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Warm Whidbey weather means fun and burn ban

Laura Utter and Sierra Roe paddle in an inflatable boat while their English springer spaniel, Cooper, enjoys a swim in Cranberry Lake.  - Nathan Whalen/Whidbey News-Times
Laura Utter and Sierra Roe paddle in an inflatable boat while their English springer spaniel, Cooper, enjoys a swim in Cranberry Lake.
— image credit: Nathan Whalen/Whidbey News-Times

Finally, summer has come to Whidbey Island.

After one of the wettest Junes on record, the sun is shining, the temperature is rising and people are enjoying the parks on Whidbey.

The mercury spiked to around 80 degrees Wednesday, and 82 on Thursday in Oak Harbor, and similar temperatures are expected throughout the week. For many, the warm weather is a welcome change from the damp conditions that have been soaking Whidbey Island in recent weeks.

Folks visiting Deception Pass State Park seemed to welcome the weather change. The swimming area at Cranberry Lake was overflowing with people as others hiked along the trails, fished or enjoyed a picnic.

One thing is for sure, Deception Pass State Park still draws visitors worldwide to Whidbey Island. Andre Schendel, visiting from Bremen, Germany, took time to teach his daughter, Vera, how to swim. Seattle resident Laura Utter and Sierra Roe were paddling in an inflatable boat while their English springer spaniel, Cooper, enjoyed a swim.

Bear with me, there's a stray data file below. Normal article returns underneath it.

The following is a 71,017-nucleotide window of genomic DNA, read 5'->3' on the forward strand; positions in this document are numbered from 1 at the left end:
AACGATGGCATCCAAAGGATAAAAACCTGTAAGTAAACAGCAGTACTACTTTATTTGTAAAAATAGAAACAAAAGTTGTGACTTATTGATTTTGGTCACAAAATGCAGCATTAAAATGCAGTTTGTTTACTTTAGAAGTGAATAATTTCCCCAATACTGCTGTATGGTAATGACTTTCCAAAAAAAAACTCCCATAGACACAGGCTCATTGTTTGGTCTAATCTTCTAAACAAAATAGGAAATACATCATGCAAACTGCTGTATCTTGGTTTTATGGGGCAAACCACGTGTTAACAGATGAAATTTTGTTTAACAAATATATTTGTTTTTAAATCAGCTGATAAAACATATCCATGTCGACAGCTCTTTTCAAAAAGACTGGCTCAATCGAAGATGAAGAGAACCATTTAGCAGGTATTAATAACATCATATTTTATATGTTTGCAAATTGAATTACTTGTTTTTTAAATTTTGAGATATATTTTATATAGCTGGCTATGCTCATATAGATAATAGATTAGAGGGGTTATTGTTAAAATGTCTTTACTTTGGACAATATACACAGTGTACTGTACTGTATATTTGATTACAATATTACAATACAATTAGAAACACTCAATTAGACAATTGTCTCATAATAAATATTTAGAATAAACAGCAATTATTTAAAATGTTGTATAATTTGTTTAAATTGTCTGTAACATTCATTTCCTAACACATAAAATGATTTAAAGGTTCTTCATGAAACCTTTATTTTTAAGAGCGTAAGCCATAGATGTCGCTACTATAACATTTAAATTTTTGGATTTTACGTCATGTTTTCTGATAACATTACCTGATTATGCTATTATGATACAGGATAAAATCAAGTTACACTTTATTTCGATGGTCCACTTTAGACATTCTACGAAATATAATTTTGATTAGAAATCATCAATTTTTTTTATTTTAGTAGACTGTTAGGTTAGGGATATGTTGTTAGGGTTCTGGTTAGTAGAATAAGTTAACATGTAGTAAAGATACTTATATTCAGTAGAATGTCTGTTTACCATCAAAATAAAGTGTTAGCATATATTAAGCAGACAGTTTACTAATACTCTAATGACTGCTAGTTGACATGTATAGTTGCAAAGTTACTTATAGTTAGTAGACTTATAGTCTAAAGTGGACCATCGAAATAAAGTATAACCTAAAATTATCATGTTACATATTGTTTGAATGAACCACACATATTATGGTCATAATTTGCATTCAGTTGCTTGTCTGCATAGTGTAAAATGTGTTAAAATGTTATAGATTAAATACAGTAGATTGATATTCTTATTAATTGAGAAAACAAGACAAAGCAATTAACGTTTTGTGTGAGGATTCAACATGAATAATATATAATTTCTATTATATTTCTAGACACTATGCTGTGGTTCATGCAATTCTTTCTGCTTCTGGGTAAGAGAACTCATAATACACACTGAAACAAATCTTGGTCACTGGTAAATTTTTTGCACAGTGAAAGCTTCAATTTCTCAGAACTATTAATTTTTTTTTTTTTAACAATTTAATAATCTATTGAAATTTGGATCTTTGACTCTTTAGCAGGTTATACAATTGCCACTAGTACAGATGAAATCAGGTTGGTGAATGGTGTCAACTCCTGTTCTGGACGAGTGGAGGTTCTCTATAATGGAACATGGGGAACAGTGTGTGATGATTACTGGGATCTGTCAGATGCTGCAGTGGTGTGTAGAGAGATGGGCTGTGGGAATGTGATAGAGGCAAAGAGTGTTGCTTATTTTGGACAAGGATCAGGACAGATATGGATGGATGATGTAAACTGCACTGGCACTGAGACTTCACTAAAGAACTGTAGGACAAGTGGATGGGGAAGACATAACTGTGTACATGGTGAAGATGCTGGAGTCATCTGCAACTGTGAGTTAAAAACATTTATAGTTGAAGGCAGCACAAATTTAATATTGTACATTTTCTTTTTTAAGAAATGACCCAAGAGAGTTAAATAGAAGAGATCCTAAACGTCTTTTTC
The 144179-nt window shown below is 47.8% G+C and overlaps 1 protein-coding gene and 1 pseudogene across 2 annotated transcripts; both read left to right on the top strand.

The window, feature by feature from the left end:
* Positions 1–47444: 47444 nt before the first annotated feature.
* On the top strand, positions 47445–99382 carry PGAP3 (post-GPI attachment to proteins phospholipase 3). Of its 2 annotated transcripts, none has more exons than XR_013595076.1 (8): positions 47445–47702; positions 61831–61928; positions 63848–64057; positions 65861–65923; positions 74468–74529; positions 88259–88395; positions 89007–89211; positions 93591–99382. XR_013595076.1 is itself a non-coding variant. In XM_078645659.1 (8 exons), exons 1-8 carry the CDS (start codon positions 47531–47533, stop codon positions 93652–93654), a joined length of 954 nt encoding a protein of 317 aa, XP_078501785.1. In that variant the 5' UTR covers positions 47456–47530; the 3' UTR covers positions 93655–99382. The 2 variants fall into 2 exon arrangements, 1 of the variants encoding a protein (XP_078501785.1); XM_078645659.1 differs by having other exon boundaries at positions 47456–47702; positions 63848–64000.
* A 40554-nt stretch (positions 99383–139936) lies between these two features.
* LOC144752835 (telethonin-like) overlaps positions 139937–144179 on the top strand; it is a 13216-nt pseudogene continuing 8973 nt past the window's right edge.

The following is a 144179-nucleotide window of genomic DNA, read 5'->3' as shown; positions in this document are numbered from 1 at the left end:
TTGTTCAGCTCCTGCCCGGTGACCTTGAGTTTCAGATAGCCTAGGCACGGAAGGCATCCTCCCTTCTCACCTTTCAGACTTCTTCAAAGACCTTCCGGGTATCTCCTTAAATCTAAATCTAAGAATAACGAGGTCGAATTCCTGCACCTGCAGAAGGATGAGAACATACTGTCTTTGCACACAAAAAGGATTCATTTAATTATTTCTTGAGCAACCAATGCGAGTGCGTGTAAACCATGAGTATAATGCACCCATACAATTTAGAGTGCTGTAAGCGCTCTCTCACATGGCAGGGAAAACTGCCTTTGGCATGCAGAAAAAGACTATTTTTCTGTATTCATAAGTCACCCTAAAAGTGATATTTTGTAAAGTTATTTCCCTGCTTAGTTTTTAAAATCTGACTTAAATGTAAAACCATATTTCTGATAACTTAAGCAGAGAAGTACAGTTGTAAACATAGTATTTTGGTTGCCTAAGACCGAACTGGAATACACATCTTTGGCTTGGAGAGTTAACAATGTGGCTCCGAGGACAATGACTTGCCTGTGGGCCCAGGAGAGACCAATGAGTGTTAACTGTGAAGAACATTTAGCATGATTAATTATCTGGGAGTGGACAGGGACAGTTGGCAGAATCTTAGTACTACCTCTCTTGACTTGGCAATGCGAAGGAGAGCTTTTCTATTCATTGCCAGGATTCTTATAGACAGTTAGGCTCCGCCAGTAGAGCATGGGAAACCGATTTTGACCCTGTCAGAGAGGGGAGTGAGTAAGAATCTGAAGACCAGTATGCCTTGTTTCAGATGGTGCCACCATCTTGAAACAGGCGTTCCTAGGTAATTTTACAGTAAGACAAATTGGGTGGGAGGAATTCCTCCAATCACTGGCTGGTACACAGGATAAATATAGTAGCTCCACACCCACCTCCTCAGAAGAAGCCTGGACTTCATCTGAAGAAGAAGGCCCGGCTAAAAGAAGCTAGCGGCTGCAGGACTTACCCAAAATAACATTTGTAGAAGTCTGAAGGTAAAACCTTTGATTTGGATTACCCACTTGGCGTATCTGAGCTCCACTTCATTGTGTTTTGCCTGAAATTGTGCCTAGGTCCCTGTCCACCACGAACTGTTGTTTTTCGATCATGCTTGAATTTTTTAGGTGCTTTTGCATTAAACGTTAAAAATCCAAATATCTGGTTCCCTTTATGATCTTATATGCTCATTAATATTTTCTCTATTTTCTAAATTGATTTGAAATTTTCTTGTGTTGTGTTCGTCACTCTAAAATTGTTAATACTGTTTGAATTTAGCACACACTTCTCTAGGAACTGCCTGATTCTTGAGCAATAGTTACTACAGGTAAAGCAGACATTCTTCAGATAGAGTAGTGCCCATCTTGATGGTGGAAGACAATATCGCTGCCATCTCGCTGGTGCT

Just up the road at the Deception Pass Bridge, Red Deer, Alberta, resident Danny Semenoff, stopped by the visitor’s center to get information. He toured the San Juan Islands on his bicycle and was riding down the island in hopes of reaching Port Townsend.

While the warm, sunny conditions meant enjoyment to many, emergency officials reached differently to the dryer weather conditions.

Sheriff Mark Brown, who is also the county’s fire marshal, said he met with the chiefs of Island County fire districts Wednesday to discuss when to implement a burn ban. Typically, officials institute a burn ban in early July, but recent conditions delayed that decision.

“We had such a wet month of June, we decided to postpone that,” Brown said.

Now, it looks like the county’s burn ban, which bans all burning except recreational cooking fires, will go into effect Thursday, July 15.

Brown said Island County coordinates burn bans with neighboring counties because of the similar climate and also to reduce confusion for residents.

The ban prohibits the burning of natural debris, even if someone has a burn permit. However, recreational cooking fires and outdoor barbecues are permitted.

According to the National Weather Service, Saturday looks to be sunny with a high of 71 while Sunday’s high is 68 with partly sunny skies. Outside of Oak Harbor, temperatures are usually higher.

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